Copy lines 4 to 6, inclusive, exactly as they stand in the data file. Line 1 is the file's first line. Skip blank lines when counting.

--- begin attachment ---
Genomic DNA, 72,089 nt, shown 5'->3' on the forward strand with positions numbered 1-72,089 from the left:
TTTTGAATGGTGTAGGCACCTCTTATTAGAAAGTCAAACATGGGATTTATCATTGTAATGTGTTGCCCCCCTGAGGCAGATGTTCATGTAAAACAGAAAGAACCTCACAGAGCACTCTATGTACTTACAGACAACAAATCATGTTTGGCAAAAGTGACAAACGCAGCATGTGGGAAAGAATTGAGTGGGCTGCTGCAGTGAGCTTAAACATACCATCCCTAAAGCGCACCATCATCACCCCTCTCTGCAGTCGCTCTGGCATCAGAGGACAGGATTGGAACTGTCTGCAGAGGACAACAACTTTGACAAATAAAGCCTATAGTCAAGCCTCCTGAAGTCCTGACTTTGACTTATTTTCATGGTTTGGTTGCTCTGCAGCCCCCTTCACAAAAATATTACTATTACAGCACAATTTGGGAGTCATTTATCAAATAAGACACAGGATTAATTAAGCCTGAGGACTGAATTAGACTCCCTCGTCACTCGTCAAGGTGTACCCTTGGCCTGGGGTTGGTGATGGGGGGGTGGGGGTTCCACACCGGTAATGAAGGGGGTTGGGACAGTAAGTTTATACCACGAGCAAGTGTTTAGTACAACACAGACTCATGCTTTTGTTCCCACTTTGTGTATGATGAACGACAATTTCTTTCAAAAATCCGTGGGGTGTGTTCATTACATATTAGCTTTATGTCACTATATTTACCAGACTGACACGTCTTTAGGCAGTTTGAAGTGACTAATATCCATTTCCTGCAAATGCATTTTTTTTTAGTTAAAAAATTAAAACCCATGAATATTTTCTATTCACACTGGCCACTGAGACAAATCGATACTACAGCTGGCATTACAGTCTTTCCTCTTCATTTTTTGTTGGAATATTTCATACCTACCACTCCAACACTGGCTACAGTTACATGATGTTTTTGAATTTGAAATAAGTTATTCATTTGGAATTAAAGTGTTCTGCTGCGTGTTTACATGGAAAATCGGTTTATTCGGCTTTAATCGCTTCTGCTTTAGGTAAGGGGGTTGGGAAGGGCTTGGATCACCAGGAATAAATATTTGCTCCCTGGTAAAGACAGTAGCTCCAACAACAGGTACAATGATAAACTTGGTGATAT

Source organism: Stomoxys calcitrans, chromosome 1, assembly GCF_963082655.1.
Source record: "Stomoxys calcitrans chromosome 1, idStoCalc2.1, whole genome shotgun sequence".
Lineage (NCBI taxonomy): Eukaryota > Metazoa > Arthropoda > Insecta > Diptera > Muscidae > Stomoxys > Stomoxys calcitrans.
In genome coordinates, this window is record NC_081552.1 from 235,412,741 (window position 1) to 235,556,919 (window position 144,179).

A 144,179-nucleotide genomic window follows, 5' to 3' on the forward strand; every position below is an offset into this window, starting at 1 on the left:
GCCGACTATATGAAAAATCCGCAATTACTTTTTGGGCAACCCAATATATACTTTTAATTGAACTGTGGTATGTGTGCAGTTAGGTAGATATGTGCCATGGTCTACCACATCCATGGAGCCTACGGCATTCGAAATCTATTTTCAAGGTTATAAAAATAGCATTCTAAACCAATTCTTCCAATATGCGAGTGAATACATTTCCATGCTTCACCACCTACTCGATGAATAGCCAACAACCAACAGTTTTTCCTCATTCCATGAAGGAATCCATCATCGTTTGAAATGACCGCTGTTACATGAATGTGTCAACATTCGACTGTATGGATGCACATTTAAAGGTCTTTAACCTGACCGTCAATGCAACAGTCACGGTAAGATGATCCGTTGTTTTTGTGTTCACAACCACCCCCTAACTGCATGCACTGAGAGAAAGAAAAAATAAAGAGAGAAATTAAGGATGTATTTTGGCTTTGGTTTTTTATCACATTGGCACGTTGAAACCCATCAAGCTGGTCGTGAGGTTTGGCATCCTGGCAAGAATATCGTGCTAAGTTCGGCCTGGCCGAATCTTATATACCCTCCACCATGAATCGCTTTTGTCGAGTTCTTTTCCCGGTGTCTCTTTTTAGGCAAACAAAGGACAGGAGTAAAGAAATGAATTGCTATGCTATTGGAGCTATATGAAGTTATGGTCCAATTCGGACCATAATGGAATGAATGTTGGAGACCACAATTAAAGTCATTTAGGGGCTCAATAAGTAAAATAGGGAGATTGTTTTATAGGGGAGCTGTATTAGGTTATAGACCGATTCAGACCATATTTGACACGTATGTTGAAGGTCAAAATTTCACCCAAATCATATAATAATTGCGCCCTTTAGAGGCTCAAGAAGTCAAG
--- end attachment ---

Source record: "Stomoxys calcitrans chromosome 1, idStoCalc2.1, whole genome shotgun sequence".
Lineage (NCBI taxonomy): Eukaryota > Metazoa > Arthropoda > Insecta > Diptera > Muscidae > Stomoxys > Stomoxys calcitrans.
In genome coordinates, this window is record NC_081552.1 from 235,412,741 (window position 1) to 235,556,919 (window position 144,179).